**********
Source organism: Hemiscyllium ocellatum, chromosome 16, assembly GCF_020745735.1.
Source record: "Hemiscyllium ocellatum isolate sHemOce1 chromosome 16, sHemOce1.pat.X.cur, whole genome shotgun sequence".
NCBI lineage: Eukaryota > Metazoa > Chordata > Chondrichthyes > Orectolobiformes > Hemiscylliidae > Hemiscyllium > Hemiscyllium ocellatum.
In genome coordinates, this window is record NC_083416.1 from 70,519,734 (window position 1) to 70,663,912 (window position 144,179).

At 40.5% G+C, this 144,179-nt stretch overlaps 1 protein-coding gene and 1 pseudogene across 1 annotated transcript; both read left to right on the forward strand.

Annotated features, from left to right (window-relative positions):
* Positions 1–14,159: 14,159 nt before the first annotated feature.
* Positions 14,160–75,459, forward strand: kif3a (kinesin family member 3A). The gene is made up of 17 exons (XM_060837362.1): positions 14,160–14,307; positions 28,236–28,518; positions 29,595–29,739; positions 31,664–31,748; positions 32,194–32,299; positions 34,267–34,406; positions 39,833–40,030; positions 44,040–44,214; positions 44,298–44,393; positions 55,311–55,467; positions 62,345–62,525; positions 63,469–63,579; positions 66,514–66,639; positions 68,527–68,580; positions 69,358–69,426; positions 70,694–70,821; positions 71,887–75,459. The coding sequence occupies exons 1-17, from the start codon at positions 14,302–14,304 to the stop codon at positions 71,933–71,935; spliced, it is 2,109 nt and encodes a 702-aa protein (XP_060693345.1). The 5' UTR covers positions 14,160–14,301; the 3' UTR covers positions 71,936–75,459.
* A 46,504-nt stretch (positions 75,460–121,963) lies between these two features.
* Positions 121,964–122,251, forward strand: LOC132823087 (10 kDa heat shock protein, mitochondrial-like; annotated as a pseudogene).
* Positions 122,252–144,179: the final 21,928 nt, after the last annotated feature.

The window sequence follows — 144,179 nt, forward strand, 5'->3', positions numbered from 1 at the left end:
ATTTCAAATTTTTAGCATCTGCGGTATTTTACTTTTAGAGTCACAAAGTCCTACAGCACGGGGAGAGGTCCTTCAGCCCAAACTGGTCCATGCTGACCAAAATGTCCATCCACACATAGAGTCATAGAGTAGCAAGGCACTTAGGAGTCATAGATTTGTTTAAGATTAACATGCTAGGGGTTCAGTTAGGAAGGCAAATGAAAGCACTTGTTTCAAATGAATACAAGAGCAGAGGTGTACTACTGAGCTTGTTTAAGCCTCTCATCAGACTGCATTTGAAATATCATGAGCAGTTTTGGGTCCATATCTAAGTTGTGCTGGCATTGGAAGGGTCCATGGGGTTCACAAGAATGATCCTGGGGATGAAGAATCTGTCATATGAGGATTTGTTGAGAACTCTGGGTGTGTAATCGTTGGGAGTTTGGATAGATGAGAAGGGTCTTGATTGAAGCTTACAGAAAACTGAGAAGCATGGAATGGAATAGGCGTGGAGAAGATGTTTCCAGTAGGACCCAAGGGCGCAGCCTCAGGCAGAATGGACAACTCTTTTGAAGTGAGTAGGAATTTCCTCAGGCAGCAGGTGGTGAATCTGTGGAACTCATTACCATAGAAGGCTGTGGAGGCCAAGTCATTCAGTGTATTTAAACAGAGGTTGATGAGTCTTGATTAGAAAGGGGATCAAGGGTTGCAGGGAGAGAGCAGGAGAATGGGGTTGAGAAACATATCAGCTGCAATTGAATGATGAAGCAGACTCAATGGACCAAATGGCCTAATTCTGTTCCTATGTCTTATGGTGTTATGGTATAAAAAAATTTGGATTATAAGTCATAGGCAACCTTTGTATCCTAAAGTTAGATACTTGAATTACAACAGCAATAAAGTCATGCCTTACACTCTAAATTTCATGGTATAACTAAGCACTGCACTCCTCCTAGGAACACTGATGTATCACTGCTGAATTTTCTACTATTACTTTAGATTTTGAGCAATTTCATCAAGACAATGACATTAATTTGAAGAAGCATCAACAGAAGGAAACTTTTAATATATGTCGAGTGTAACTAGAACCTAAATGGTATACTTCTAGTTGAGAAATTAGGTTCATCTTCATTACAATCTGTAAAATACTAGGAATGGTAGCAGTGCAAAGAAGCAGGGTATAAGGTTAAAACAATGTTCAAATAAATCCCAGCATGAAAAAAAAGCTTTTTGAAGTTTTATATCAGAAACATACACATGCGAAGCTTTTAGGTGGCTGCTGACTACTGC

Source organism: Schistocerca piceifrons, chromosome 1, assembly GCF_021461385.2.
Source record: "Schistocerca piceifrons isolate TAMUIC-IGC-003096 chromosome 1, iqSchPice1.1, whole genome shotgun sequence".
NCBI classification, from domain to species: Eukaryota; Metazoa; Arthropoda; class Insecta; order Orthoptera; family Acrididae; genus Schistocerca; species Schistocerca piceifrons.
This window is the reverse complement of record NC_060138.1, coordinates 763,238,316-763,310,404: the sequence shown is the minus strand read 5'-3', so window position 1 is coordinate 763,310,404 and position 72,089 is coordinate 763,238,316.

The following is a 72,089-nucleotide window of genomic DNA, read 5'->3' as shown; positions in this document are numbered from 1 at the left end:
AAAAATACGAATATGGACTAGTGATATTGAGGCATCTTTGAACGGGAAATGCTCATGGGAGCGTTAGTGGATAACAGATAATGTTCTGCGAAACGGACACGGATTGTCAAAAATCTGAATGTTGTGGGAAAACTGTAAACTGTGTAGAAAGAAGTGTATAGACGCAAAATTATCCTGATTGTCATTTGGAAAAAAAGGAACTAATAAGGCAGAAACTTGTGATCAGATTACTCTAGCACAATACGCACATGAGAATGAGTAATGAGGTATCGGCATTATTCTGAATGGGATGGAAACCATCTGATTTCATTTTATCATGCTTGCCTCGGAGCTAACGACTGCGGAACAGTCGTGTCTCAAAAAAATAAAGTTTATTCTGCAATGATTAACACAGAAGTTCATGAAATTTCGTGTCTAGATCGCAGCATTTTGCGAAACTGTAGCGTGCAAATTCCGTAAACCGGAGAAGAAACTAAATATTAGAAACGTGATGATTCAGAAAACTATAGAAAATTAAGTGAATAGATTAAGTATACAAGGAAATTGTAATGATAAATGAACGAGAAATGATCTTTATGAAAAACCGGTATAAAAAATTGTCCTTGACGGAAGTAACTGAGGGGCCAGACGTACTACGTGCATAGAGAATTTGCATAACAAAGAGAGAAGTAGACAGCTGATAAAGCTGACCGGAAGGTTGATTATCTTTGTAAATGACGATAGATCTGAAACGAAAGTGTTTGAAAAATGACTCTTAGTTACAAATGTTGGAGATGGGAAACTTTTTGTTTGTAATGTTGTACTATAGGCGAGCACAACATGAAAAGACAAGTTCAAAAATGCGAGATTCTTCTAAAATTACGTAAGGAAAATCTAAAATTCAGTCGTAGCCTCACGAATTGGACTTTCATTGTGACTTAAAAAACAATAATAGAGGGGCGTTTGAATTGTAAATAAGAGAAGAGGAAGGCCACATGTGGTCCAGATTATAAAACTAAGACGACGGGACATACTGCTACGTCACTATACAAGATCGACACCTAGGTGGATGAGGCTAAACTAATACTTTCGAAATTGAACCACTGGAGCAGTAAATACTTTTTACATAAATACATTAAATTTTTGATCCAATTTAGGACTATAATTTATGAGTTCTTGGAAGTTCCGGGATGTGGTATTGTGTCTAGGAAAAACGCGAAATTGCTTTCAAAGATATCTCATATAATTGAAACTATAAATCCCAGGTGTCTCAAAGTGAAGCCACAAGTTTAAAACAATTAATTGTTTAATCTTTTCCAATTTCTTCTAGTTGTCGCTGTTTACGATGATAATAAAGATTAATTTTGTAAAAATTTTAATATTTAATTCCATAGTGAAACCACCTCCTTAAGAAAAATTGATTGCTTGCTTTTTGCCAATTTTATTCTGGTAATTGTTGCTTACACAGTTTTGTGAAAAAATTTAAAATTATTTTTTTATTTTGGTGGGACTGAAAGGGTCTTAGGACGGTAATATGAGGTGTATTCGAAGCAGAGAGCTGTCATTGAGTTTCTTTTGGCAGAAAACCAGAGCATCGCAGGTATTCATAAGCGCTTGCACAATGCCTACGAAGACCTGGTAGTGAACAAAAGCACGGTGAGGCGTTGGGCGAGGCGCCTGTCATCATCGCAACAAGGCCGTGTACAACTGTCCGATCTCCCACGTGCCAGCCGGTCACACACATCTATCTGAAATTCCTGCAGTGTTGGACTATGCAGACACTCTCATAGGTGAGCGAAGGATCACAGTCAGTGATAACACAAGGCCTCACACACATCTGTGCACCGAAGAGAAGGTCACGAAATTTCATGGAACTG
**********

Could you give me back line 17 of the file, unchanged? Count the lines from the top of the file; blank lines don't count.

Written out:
This window is the reverse complement of record NC_060138.1, coordinates 763,238,316-763,310,404: the sequence shown is the minus strand read 5'-3', so window position 1 is coordinate 763,310,404 and position 72,089 is coordinate 763,238,316.